CIVIL RIGHTS LAWYER SUES NEWARK
A civil rights lawyer sues Newark for a police car chase that injured an innocent third party.
Here are excerpts from an appeals court ruling in ongoing lawsuit brought by a civil rights lawyer. Lennox A. Chunkoo hired the civil rights lawyer to sue Newark, its police department, and two of its officers.
Chunkoo’s civil rights lawyer alleged that Chunkoo suffered serious injuries. A vehicle in which Chunkoo was a passenger was struck by another car. A car that was being pursued by Newark police officers. The civil rights lawyer claimed that the officers engaged in an improper and unlawful chase. According to the civil rights lawyer, the chase was even in violation of police policies and procedures. The civil rights lawyer further claimed that the City was responsible for the officers’ actions.
The Newark City attorney’s office asked the judge to dismiss the case without a trial. Among other things, the City attorney claimed that the City (as opposed to the individual officers) was absolutely immune from being sued.
The judge concluded that it was premature to decide whether the case should be dismissed. First, it would have to be decided if there was a conflict of interest in the City attorney representing both the City and the officers. The potential for conflict of interest arose because it was possible that the City attorney might seemingly “favor” the City over the officers. That is, the City attorney might get the case dismissed against the City, and leave the officers on the hook.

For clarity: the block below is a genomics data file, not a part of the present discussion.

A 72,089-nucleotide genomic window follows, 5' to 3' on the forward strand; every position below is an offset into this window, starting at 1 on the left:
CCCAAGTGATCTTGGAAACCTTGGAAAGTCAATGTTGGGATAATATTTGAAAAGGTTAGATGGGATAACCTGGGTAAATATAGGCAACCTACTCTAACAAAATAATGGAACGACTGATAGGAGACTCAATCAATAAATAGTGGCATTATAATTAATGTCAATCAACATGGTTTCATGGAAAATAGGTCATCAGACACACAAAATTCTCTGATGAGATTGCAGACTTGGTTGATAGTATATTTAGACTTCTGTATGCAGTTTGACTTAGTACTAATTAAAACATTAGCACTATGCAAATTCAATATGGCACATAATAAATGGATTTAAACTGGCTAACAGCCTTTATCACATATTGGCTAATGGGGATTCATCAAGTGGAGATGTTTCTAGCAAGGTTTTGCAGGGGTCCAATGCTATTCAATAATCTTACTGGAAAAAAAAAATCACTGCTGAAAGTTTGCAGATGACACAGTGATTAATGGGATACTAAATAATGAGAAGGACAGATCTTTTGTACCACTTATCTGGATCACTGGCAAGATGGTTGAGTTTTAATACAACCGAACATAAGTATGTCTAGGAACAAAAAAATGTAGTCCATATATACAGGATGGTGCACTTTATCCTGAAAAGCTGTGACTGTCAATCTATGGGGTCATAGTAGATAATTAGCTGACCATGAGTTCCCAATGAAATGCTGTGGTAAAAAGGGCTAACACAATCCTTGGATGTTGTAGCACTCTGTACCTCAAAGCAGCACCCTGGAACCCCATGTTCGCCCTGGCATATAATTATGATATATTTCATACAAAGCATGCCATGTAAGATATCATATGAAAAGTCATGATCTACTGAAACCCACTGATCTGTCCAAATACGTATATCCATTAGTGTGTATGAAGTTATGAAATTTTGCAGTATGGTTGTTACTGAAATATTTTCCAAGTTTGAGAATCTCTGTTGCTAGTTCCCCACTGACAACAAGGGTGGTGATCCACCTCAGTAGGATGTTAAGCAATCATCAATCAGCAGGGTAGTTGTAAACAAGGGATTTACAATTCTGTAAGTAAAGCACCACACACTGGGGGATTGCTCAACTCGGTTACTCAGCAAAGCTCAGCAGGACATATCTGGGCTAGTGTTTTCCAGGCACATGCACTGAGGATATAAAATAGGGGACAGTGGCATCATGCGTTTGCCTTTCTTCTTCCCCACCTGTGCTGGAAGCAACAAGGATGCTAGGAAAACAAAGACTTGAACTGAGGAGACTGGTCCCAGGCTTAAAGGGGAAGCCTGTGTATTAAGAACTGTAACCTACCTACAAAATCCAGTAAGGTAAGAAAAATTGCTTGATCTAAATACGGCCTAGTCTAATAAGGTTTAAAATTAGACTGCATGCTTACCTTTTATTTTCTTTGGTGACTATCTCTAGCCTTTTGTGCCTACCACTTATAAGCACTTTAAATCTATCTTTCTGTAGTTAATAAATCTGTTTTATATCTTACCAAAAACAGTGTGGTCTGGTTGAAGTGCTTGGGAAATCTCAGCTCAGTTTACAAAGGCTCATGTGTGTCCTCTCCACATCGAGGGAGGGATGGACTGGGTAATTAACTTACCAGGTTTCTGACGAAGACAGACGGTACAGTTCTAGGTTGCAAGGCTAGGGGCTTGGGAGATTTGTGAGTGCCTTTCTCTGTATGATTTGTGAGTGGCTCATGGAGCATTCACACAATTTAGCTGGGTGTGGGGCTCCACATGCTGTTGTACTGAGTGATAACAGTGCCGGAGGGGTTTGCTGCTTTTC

A lawyer may not favor one client at another’s expense. If there was in fact a conflict of interest, the officers would need to hire their own attorneys before the dismissal motion was conclusively decided.
The City attorney asserted that any conflict would be avoided by the City’s commitment to pay any damages that Chunkoo might win against the officers. But the judge was not satisfied that the City attorney had the authority to make such a commitment. Only the City Council could authorize that, the judge speculated. The judge thus denied the City’s motion to dismiss the case.
Newark appealed the judge’s ruling. However, the appellate court dismissed the appeal as premature. The trial judge had merely raised the conflict of interest issue. But he hadn’t actually decided it. Newark would need to ask the trial judge to formally rule on whether a conflict of interest existed. After that ruling, Newark could try and appeal again. Appeals court are not inclined to decide cases until the trial judge rules on all pertinent issues.
These technical points demonstrate why it is crucial for victims of improper police action to hire an experienced civil rights lawyer.